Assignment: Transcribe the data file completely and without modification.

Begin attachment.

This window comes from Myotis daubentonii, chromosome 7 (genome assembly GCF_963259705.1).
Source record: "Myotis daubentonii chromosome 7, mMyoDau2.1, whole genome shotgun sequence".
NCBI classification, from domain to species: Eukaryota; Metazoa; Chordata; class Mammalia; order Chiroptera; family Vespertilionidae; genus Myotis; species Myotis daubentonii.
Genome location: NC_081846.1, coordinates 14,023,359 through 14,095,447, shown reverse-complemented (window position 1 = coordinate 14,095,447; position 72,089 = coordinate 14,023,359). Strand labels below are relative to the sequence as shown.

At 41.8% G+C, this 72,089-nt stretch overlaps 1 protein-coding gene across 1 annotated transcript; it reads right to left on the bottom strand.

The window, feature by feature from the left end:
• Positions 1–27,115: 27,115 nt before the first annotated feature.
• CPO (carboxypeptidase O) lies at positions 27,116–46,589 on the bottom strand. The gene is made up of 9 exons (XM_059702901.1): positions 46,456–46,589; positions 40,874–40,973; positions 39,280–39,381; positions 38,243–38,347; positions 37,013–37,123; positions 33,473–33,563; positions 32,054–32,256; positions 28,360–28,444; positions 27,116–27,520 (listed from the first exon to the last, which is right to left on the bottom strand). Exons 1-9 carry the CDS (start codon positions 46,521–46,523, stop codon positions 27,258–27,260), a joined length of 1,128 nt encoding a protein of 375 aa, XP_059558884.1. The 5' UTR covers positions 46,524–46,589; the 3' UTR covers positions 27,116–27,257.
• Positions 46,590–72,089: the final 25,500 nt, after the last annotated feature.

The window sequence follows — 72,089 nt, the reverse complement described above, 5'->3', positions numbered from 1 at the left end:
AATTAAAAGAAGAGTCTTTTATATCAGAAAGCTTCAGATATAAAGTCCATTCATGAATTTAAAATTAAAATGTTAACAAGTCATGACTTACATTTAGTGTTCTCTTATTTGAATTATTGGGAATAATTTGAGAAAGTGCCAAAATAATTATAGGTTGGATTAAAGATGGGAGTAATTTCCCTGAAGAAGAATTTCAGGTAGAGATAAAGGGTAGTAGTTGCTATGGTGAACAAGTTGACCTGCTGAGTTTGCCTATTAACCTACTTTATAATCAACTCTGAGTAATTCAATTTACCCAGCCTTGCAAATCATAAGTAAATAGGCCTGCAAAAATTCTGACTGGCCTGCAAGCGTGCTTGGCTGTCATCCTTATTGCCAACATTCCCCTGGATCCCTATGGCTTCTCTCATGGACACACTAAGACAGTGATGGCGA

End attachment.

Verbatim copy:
This window comes from Myotis daubentonii, chromosome 7 (genome assembly GCF_963259705.1).
Source record: "Myotis daubentonii chromosome 7, mMyoDau2.1, whole genome shotgun sequence".
NCBI classification, from domain to species: Eukaryota; Metazoa; Chordata; class Mammalia; order Chiroptera; family Vespertilionidae; genus Myotis; species Myotis daubentonii.
Genome location: NC_081846.1, coordinates 14,023,359 through 14,095,447, shown reverse-complemented (window position 1 = coordinate 14,095,447; position 72,089 = coordinate 14,023,359). Strand labels below are relative to the sequence as shown.

At 41.8% G+C, this 72,089-nt stretch overlaps 1 protein-coding gene across 1 annotated transcript; it reads right to left on the bottom strand.

The window, feature by feature from the left end:
• Positions 1–27,115: 27,115 nt before the first annotated feature.
• CPO (carboxypeptidase O) lies at positions 27,116–46,589 on the bottom strand. The gene is made up of 9 exons (XM_059702901.1): positions 46,456–46,589; positions 40,874–40,973; positions 39,280–39,381; positions 38,243–38,347; positions 37,013–37,123; positions 33,473–33,563; positions 32,054–32,256; positions 28,360–28,444; positions 27,116–27,520 (listed from the first exon to the last, which is right to left on the bottom strand). Exons 1-9 carry the CDS (start codon positions 46,521–46,523, stop codon positions 27,258–27,260), a joined length of 1,128 nt encoding a protein of 375 aa, XP_059558884.1. The 5' UTR covers positions 46,524–46,589; the 3' UTR covers positions 27,116–27,257.
• Positions 46,590–72,089: the final 25,500 nt, after the last annotated feature.

The window sequence follows — 72,089 nt, the reverse complement described above, 5'->3', positions numbered from 1 at the left end:
AATTAAAAGAAGAGTCTTTTATATCAGAAAGCTTCAGATATAAAGTCCATTCATGAATTTAAAATTAAAATGTTAACAAGTCATGACTTACATTTAGTGTTCTCTTATTTGAATTATTGGGAATAATTTGAGAAAGTGCCAAAATAATTATAGGTTGGATTAAAGATGGGAGTAATTTCCCTGAAGAAGAATTTCAGGTAGAGATAAAGGGTAGTAGTTGCTATGGTGAACAAGTTGACCTGCTGAGTTTGCCTATTAACCTACTTTATAATCAACTCTGAGTAATTCAATTTACCCAGCCTTGCAAATCATAAGTAAATAGGCCTGCAAAAATTCTGACTGGCCTGCAAGCGTGCTTGGCTGTCATCCTTATTGCCAACATTCCCCTGGATCCCTATGGCTTCTCTCATGGACACACTAAGACAGTGATGGCGA